- Resupply carriers – Soyuz-T, Progress, TKS spacecraft
- Docking System – Igla or manual approach
- Number of docking ports – 2
- Total manned missions – 12
- Total unmanned missions – 15
- Total long-duration missions – 6
- Number of main engines – 2
- Main engine thrust (each) – 300 kg
Visiting spacecraft and crewsEdit
(Launched crews. Spacecraft launch and landing dates listed.)
- Soyuz T-5 – 13 May – 27 August 1982
- Soyuz T-6 – 24 June – 2 July 1982 – Intercosmos Flight
- Soyuz T-7 – 19 August – 10 December 1982
- Soyuz T-8 – 20–22 April 1983 – Failed docking
- Soyuz T-9 – 27 June – 23 November 1983
- Soyuz T-10-1 – 26 September 1983 – Launch abort
- Soyuz T-10 – 8 February – 11 April 1984
- TKS 3 – 4 March – 14 August 1983 – Launched unmanned as Kosmos 1443.
- Soyuz T-11 – 3 April – 2 October 1984 – Intercosmos Flight
- Soyuz T-12 – 17–29 July 1984
- Soyuz T-13 – 6 June – 26 September 1985
- Soyuz T-14 – 17 September – 21 November 1985
- TKS 4 – September 1985 – 7 February 1991 – Launched unmanned as Kosmos 1686. Featured a high-resolution photo apparatus and optical sensor experiments (infrared telescope and Ozon spectrometer).
- Soyuz T-15 – 13 March – 16 July 1986 – Also visited Mir
In popular cultureEdit
The repair and reactivation of the station by Soyuz T-13 is the subject of the 2017 Russian historical drama Salyut 7. These events also served as a plot base for the Polish novel Połowa nieba (pol. Half the sky), by Bartek Biedrzycki (first published 2018), collected in Zimne światło gwiazd in 2020.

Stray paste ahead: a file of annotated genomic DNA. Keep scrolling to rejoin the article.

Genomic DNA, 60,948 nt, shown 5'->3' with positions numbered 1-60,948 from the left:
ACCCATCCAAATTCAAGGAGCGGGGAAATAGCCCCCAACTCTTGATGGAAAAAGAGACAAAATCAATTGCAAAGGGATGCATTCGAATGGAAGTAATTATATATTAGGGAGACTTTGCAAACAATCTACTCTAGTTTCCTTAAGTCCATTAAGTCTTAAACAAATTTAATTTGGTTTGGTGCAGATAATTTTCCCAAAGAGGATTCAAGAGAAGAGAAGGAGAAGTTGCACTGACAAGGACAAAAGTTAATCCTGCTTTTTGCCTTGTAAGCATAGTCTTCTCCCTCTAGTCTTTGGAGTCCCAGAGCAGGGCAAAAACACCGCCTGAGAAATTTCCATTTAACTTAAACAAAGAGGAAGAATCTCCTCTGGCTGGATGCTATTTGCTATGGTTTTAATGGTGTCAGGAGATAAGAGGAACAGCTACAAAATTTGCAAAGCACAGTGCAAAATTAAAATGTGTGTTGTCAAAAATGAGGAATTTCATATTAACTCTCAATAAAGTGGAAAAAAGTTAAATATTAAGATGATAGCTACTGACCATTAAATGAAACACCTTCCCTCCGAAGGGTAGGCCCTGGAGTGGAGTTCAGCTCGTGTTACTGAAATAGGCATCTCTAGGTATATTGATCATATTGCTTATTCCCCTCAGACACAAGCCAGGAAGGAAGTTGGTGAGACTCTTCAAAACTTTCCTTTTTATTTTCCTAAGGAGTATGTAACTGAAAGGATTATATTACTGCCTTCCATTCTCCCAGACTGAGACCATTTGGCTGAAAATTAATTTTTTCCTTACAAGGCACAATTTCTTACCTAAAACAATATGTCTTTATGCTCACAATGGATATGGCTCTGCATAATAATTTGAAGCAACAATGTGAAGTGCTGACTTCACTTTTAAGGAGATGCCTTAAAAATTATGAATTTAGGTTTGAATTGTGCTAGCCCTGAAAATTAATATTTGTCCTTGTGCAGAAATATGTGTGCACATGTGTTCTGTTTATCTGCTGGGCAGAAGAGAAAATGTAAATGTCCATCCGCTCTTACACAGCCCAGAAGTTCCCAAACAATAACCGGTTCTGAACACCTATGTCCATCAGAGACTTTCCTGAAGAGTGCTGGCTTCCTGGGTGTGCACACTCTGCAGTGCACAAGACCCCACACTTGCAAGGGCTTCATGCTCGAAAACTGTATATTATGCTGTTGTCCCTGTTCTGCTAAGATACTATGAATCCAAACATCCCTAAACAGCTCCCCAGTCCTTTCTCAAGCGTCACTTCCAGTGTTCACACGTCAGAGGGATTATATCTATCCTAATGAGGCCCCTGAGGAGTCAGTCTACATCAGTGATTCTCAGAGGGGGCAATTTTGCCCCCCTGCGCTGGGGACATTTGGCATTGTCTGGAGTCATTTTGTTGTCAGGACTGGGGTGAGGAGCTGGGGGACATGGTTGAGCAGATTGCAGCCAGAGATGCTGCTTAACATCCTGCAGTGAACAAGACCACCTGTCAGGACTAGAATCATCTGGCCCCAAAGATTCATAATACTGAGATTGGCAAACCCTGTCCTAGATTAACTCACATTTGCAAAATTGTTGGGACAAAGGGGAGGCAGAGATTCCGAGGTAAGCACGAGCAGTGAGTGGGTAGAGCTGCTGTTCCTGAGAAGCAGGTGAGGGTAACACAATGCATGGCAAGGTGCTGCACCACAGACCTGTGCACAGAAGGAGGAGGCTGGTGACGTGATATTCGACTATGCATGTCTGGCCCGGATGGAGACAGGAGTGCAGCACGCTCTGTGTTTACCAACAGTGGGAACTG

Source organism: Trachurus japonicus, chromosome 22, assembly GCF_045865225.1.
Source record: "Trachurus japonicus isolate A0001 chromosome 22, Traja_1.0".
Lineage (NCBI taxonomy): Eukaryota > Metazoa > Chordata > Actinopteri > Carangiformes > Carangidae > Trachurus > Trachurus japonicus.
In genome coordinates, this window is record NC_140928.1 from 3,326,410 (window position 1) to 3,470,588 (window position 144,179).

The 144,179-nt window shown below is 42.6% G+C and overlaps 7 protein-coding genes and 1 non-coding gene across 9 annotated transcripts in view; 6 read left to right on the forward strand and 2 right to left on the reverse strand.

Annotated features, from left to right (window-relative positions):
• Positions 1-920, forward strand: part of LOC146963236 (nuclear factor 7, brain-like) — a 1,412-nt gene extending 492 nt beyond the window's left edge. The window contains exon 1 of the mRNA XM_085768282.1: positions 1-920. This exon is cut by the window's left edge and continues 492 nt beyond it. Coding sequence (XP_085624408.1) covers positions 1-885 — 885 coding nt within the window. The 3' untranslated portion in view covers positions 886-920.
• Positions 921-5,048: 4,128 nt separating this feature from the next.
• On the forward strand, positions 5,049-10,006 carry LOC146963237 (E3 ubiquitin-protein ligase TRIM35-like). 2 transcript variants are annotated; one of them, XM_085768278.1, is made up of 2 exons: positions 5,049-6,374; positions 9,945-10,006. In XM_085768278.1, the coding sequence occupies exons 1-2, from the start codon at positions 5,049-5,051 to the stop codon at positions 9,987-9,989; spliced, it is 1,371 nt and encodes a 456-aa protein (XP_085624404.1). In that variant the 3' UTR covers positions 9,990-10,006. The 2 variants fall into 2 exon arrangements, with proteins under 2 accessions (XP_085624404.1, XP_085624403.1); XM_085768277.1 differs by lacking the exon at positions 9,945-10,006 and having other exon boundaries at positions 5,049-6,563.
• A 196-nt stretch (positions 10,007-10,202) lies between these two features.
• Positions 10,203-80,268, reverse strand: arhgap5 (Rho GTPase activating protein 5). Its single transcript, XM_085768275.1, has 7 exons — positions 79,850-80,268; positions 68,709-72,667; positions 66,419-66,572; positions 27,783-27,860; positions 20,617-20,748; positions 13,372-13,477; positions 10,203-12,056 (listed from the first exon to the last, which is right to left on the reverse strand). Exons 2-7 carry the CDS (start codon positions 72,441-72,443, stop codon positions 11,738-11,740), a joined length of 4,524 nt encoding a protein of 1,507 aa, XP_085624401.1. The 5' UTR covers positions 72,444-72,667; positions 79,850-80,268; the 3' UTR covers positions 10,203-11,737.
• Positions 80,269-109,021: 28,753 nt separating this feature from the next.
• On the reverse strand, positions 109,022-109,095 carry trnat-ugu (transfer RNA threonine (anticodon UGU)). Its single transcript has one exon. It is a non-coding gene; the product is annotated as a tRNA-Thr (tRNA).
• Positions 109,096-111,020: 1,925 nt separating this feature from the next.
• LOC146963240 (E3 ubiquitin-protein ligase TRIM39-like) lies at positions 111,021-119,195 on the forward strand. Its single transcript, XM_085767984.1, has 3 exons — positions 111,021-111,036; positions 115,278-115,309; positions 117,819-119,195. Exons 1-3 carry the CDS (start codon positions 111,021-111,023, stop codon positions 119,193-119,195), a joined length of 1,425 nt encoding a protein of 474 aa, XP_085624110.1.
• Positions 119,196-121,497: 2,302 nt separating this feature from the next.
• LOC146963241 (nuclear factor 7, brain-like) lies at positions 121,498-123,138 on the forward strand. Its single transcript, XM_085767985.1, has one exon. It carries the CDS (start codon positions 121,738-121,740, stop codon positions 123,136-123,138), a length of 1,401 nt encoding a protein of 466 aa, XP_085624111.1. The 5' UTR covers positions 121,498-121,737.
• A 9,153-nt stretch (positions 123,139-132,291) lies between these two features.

- List of spacewalks
- STS-61 (Hubble Space Telescope mirror fix-mission)
- ^ a b c d e f g h i j k l m n o p David Portree – Mir Hardware Heritage (1995) – Page 90-95 – NASA RP1357
- ^ "Space welding anniversary!". Orbiter-Forum. Jelsoft Enterprises Ltd. 16 July 2009. Retrieved 18 February 2014.
- ^ "Salyut 7". NASA Space Science Data Coordinated Archive. Retrieved 18 August 2019.
- ^ Haeuplik-Meusburger, Sandra. (2011). Architecture for astronauts : an activity-based approach. Vienna: SpringerWienNewYork. ISBN 9783709106679. OCLC 759926461.
- ^ Bluth, B. J. (1986). Soviet space stations as analogs. NASA headquarters. OCLC 33099311.
- ^ "Soviet space programme: Philipp Meuser lifts the lid on the seminal cosmic design of Galina Balashova". July 2015.
- ^ Meuser, Philipp (2015). Galina Balashova : architect of the Soviet space programme. Knowles, Clarice. Berlin. ISBN 978-3-86922-355-1. OCLC 903080663.
- ^ a b Leaving Earth, by Robert Zimmerman, ISBN 0-309-08548-9, 2003.
- ^ Astronautix, Salyut 7.
- ^ "aero.org, Spacecraft Reentry FAQ:". Archived from the original on 13 May 2012. Retrieved 18 October 2009.
- ^ McQuiston, John T. (7 February 1991). "Salyut 7, Soviet Station in Space, Falls to Earth After 9-Year Orbit". New York Times. Retrieved 18 August 2019.
- ^ Portree, Mir Hardware Heritage, pp. 90-102.
- Belakovski, Nickolai (16 September 2014). "The little-known Soviet mission to rescue a dead space station". Ars Technica.
- Bluth, B.J.; Helppie, Martha (18 May 1987). Soviet Space Stations as Analogs (PDF). NASA.